((I’ve always been a fan of Rossi…like a handful of other great riders, Rossi brought a new formula to the racing game and thoroughly proved it time and again. …others adapted/learned what they could of Rossi’s new formula and in doing so became better riders as a result of. on the same side of the coin those riders/teams which successfully adapted/implement Rossi’s best attributes are then left with little left to learn from Rossi…no?))
          Maybe he can teach Yamaha’s newer wunderkinds to do it too, maybe they don’t end up like Zarco (remember when he was Quartararo?) or other young, great riders now languishing outside of the top-10.
          ((exactly…that’s what i stated, Rossi may be able to help lesser riders more so than those already at top of the field.
          Do you think Mr. Zarco really would have listened to advice from Rossi a couple years ago?
          also if Rossi completely walked off into the sunset tomorrow i think Q and MV would be just fine))

          The entire sport capitalizes on his fame. If he leaves, this sport will bleed.
          ((absoultely and a good $$$ position to be
          which Rossi built and deserves for himself))

  3. Joe says:

    Sad to see the decline of “the Doctor.”
    I’d like to see some kind of resurgence from him.
    Remember the early part of 2018 when he didn’t actually win any races but lead in the points and was consistently 2nd or 3rd. There was some hope then, however slim, that he might snatch a win or two as the season went on and hold off the wonder kid .
    ( Alas, Marquez would not be denied. )
    Rossi’s complaint was that Yamaha wasn’t giving him the speed he needed wether it was outright power or a deficiency in the electronics or the right feel from the chassis and setup. But while he floundered and faded we saw the rise of Quartararo on the satellite team.
    Now, based on his performance the past couple of years there’s every reason to believe he might not have anything “ left in the tank.”
    Surely a time of serious soul searching for him.

  4. Nick says:

    I just hope that Fabio doesn’t smash up his right arm while racing. The surgeons are going to spend longer matching his tattoos than repairing the physical damage!

  5. JCM says:

    And maybe now Mr. Quartararo can afford some new pants.

  6. Bill says:

    Yamaha, Dorna and the FIM are all very aware that when Rossi retires the impact to Motogp will be huge. More than half of the spectators at any event are all sporting Rossi’s colours and feverishly buying up his swag. His declining performance over the last few seasons haven’t really changed that, but his absence from the grid surely will. It’s in the sport’s best interest to keep him racing as long as he is relevant and willing.

  7. My2cents says:

    Lawson proved to Gardner he could win on a Yamaha or a Honda. Great racers can do great things, hopefully Rossi get to bow out after winning the title once again. Honda and Yamaha are both rider rich. Only Ducati or Suzuki might have a spot. Like any other job either you’re a asset or a liability.

  8. mickey says:

    Yamaha is now set for the future. Several teams were after Quatararo. If Yamaha hadnt signed him, they’d be racing against him.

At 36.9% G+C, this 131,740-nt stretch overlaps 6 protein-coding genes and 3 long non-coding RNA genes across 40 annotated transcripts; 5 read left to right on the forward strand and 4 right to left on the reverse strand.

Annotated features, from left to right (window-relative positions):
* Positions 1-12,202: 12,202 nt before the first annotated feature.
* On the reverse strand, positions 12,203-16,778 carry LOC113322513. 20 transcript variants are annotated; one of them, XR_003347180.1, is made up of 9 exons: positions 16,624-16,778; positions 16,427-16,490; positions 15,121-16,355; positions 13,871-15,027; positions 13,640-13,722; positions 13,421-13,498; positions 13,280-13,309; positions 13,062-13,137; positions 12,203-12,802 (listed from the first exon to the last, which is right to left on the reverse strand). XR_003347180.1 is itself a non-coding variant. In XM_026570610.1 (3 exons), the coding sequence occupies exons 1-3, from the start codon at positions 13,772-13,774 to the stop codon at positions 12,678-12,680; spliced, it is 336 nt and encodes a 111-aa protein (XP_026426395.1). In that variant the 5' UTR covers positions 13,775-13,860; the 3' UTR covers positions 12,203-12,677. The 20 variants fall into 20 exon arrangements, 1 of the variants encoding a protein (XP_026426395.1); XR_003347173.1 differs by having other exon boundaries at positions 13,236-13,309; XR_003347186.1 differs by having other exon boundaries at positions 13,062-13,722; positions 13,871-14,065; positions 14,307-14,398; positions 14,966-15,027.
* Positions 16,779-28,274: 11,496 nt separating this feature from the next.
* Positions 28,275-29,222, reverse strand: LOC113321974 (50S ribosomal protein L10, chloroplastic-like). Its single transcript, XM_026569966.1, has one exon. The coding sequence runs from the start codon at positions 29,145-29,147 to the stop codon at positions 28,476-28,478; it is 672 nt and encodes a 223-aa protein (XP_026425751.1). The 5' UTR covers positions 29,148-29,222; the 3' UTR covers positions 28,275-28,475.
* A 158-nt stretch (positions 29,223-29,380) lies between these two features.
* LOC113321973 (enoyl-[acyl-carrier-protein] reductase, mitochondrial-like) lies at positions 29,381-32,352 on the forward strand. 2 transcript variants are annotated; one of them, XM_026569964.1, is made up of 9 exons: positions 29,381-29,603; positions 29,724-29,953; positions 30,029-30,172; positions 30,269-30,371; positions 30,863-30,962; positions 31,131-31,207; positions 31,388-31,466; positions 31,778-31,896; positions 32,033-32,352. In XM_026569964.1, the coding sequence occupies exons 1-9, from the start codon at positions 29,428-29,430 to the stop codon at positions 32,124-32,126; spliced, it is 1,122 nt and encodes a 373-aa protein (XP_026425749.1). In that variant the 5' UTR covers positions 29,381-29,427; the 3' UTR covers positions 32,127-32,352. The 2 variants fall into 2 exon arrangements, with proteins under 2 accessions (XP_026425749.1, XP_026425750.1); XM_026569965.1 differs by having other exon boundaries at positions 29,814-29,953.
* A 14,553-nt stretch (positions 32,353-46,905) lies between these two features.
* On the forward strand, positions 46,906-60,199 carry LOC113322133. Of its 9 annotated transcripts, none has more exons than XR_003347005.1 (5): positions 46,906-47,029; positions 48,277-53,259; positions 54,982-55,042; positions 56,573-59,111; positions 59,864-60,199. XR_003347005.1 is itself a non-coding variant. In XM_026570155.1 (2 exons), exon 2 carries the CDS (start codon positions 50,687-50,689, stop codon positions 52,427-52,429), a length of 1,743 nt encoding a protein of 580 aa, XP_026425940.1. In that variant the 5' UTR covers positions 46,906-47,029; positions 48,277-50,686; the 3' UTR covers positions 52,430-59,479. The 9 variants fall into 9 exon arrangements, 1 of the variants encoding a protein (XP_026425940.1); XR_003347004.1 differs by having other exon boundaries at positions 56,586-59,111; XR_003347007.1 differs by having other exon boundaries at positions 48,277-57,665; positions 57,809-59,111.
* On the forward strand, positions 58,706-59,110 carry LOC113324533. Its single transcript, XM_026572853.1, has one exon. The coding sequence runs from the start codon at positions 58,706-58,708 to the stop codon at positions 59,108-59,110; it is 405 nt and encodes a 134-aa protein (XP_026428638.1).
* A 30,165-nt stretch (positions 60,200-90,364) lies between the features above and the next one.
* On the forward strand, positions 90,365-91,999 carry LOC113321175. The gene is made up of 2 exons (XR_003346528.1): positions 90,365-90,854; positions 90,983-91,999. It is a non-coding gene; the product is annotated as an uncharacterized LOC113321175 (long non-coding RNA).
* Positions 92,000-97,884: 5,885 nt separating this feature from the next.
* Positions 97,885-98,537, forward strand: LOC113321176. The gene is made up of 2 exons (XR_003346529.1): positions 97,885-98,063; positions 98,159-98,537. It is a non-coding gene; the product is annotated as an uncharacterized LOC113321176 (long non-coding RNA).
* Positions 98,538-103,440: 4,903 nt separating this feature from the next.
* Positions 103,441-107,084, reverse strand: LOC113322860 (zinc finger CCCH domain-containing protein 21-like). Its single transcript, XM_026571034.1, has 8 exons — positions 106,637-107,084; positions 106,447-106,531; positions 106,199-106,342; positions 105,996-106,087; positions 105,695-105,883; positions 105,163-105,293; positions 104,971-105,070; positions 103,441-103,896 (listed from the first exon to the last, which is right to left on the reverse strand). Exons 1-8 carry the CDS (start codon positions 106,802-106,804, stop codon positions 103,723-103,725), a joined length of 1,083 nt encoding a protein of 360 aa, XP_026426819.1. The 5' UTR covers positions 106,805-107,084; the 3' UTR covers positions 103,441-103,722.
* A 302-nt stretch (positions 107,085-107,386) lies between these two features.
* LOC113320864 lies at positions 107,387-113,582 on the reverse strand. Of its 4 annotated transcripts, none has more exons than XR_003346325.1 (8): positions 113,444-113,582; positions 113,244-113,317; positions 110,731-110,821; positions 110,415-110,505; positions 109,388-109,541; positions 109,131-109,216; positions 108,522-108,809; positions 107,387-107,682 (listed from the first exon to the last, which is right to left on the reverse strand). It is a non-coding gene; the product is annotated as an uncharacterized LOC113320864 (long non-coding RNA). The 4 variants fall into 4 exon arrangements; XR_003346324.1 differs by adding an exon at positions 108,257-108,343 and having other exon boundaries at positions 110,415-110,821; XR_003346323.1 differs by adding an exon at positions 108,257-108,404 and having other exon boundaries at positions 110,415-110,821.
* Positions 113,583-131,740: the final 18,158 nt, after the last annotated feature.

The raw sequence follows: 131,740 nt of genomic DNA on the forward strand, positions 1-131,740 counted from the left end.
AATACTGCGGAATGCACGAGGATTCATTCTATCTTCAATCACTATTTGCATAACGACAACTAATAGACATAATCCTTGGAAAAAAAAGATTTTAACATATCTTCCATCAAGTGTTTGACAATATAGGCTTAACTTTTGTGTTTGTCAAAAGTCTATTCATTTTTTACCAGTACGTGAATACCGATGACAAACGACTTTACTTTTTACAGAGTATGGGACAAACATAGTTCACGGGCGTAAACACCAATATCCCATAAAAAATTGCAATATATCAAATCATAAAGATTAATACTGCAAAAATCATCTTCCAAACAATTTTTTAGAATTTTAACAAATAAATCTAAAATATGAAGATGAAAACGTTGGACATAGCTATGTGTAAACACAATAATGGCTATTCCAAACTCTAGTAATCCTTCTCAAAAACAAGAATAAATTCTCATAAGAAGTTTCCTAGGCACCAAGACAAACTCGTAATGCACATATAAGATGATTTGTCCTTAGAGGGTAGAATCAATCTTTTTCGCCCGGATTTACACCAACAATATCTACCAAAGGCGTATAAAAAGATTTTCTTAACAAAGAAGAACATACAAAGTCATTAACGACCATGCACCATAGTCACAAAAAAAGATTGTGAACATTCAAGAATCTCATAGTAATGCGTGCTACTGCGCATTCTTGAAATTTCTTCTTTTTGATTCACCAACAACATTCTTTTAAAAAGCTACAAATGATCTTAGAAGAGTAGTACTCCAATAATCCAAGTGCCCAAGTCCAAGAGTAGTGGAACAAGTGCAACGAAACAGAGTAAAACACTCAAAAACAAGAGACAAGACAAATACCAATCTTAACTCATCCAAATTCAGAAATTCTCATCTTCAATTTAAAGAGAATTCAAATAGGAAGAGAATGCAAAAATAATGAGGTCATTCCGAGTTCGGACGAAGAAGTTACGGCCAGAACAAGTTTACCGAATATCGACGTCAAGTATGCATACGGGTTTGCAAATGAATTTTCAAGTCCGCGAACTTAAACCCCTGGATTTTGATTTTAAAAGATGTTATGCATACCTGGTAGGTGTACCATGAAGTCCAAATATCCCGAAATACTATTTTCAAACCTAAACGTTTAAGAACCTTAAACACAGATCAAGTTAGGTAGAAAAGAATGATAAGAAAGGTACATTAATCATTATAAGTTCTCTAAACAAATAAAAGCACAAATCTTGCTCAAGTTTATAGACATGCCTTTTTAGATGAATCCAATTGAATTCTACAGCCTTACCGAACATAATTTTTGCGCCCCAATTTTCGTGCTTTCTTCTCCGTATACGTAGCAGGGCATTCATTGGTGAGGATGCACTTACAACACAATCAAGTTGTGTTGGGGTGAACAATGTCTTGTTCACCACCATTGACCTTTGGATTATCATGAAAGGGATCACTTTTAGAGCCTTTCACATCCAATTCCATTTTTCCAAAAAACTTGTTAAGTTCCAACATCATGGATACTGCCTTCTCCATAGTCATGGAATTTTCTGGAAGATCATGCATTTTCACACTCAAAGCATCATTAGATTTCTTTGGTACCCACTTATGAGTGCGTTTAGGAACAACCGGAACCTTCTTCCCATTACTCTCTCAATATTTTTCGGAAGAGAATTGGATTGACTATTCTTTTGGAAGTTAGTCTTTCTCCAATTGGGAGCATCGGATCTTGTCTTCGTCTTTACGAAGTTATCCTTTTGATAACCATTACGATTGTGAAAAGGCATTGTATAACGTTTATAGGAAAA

9. TimC says:

    No great surprise. Eventually Yamaha had to start planning for the future/developing new talent.

  10. Ricardo says:

    I think Rossi will continue into 2021 to mentor Quartararo and Viñales….

    • paul says:

      mentor them how?
      the two are already better racers than Rossi.

      • Curly says:

        Verb: advise or train (someone, especially a younger colleague).

        Rossi may never win another GP but he for sure has enough experience to benefit a 20 year old and help him perfect his craft.

      • Dave says:

        They are faster riders, not better racers. There’s are important differences, ones that win championships.

        • paul says:

          well…of the three (Vin, Quar, Ros) whom finished the 2019 MotoGP season with the lowest total of points?
          answer…Rossi.
          the better racer of the three…really?
          BTW…how much mentoring do you suppose Rossi has provided to Vin and Quar thus far?
          it’s quite safe to say that riders/teams have already learned and implemented what they can from Rossie.

          • Dave says:

            And just in 2018, old-man Rossi was Yamaha’s top points scorer. He’s learned to adapt to every change MogoGP has gone through since the analog 2-stroke days while his contemporaries have retired, off the back.

            He is special. His knowledge, influence and ability to learn are valuable. Mick Doohan is still a valuable advisor to HRC and he’s probably never ridden a 4-stroke GP bike. Fast kids come and go. These are once in a generation talents. Yamaha would do well to maintain their relationship with Rossi.

      • Peter says:

        Why do most sports teams have coaches that are decades older than the players and have no hope of playing at the level they did at their peak?

        Rossi is aging and his reaction times, feel, and risk aversion may be catching up with him. However there is another element to racing, experience. That is what coaching is all about, guiding the raw talent in the right direction.

        • paul says:

          “Why do most sports teams have coaches that are decades older than the players and have no hope of playing at the level they did at their peak?”
          coaches vs mentors
          coaches jobs are to ensure that the boss($) receives each team member’s best efforts.
          the 2 yami riders are already better than Rossi.
          Rossi could only mentor lesser riders.
          now if MM signed on to be a mentor Vin and Quar…that surely would be a positive and worthwhile $$$ expenditure.